How to build your best legal stack and avoid the common pitfalls
By Emma Flack from Access Legal
Any law firm or legal department must build a solid legal tech stack to ensure successful and affordable operations. You must understand which components your firm requires to build a custom tech stack for the present and future that puts you one step ahead of the competition and helps your firm operate as effectively as possible if you want to realise the potential of legal technology fully. This blog explores the options available and how to avoid common pitfalls.
What is a legal tech stack?
A technology stack, often referred to as ‘legal tech stack’, is a comprehensive set of integrated legal software applications, tools and systems specifically designed to optimise the workflow of legal professionals and law firms. It encompasses various aspects of the legal practice, including case and document management, legal research, contract management, e-discovery, billing, communication and collaboration tools. By leveraging technology, legal professionals can streamline their workflows, reduce manual tasks, minimize errors, ensure compliance, and increase productivity, enabling them to focus on providing higher-quality legal services to their clients.
Essential components of a strong legal tech stack for a law firm
The legal tech stack aims to provide solutions to the following aspects of a law firm;
- Case and matter management
- Document storage
- Legal research
- Communication & collaboration
- Contract management
- Billing and Time-tracking
- Compliance and risk management
- MI and reporting
- HR and employee engagement
- Onboarding & identity verification
Legal technology has advanced significantly in recent years, especially with the introduction of AI, machine learning and data analytics. As a result, adopting a reliable and robust technology stack has become essential for law firms to remain competitive and deliver top-quality legal services to their clients.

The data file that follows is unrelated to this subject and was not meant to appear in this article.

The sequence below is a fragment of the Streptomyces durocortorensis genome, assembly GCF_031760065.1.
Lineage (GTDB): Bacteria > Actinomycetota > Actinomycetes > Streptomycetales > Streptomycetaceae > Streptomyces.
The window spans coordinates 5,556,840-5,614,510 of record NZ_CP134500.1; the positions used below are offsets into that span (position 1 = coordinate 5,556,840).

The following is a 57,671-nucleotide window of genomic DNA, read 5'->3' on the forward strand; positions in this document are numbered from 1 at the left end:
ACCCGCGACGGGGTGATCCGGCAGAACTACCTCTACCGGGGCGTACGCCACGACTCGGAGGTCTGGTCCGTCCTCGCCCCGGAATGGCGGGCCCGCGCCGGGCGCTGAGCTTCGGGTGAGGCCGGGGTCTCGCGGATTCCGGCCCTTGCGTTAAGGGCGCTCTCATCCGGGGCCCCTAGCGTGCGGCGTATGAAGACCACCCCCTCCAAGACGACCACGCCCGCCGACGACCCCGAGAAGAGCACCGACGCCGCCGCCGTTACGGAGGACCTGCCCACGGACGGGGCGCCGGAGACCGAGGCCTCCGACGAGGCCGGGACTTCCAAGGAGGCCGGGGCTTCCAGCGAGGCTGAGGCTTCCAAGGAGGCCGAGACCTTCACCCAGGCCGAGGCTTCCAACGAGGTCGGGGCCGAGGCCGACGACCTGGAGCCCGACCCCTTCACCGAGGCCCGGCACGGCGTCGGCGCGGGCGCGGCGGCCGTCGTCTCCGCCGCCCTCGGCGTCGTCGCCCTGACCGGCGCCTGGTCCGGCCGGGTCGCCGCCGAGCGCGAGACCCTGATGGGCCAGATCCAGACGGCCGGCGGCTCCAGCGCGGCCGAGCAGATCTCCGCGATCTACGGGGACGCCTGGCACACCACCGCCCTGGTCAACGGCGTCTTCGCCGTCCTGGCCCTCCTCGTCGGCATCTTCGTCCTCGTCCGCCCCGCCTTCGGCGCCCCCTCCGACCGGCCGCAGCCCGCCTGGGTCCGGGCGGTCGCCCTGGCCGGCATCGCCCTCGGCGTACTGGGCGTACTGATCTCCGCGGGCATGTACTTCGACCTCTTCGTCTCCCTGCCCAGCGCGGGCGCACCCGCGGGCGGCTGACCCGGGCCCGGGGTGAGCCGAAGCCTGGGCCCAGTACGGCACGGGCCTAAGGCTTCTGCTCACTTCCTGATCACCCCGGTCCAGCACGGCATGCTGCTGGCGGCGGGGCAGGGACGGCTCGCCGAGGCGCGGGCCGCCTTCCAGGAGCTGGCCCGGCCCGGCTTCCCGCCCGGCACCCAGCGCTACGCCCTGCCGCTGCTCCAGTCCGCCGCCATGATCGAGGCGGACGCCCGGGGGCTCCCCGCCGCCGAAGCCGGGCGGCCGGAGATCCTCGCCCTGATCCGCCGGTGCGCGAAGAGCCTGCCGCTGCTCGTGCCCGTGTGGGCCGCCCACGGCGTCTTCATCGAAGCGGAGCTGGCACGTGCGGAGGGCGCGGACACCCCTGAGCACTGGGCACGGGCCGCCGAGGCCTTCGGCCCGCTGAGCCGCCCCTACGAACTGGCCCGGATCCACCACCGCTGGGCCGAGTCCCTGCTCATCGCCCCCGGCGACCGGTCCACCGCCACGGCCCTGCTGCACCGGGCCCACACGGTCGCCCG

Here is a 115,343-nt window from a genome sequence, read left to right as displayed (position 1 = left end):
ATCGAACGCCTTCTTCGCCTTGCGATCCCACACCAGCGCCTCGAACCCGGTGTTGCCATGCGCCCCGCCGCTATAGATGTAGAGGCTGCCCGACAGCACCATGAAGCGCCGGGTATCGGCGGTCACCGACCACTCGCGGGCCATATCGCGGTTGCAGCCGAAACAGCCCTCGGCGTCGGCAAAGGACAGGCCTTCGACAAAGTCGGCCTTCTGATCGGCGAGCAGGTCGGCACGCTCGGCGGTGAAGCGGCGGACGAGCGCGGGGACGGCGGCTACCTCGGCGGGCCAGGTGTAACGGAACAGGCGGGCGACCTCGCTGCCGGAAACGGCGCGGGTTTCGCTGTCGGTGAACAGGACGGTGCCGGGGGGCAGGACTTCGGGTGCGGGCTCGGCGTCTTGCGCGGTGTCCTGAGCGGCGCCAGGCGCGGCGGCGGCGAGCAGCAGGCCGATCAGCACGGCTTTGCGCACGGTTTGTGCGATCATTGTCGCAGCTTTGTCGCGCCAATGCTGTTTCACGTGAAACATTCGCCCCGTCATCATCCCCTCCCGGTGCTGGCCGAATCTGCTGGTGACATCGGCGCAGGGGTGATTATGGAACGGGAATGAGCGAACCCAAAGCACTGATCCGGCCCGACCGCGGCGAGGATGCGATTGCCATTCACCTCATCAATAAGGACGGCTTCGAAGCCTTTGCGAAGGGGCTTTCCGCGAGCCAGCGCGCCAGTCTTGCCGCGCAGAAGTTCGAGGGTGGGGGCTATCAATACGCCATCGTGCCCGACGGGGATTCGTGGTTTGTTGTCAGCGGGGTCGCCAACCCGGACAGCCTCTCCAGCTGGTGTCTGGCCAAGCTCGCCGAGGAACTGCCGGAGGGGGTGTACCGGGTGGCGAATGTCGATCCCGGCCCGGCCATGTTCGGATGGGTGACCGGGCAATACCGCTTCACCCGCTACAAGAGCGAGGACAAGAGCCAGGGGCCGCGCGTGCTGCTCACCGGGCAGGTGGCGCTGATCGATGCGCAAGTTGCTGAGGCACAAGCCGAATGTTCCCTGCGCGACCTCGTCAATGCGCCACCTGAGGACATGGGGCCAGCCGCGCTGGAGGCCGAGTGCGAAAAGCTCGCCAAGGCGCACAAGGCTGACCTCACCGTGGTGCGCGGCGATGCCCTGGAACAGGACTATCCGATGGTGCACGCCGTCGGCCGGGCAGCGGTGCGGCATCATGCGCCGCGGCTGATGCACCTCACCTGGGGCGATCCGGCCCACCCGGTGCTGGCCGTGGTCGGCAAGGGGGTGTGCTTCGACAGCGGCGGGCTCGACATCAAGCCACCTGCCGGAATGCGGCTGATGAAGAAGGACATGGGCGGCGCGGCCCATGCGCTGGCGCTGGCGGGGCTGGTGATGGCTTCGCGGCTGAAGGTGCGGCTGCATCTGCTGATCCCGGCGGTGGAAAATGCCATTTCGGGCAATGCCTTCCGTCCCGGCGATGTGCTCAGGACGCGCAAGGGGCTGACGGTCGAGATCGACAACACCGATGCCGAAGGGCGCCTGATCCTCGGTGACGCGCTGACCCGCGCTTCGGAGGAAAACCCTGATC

Considerations when building your ultimate tech stack
To avoid wasting time or resources on pointless components or solutions, a clear purpose and aim is critical before constructing your legal tech stack. The following are some typical elements you should think about:
How will new technology interact with technology already in use?
You may already use a document management system or CRM platform and want to continue using it. Before investing in a new platform, finding out how it can integrate with your existing tools is important.
How does the platform keep information secure?
The last thing you want is a data breach at your firm. Ensure all client data, documents, and sensitive information are secure within all platforms you use and adapt. Understand how the system keeps information safe and train employees regularly on data security best practices.
What are other legal professionals using?
Don’t forget to leverage reviews during your software search. Find out what other legal professionals are using, their challenges, and what solutions best fit their needs and why. When doing so, make sure you focus on reviews from firms that are similar to yours in terms of size for the best results.
This is not an exhaustive list, and there are many other considerations; for example, you may want to consider whether you’ll want to integrate. Your legal IT stack’s components should work together through native integrations or third-party platforms. The term “all-in-one” refers to technology that can handle many business needs in the legal sector, such as case management, client management, document management, calendaring, and billing.
The fewer the solutions, the better results
As we look to the future of your legal tech stack, the next phase will be all about automation. How can we connect disparate systems so that they work together and streamline the entire legal workflow from start to finish? Improving legal operations, efficiency, and effectiveness and building the right legal tech stack is a journey; the complexity of the end-to-end process will take time as the impact is firm-wide, but it’s important to get it right first time.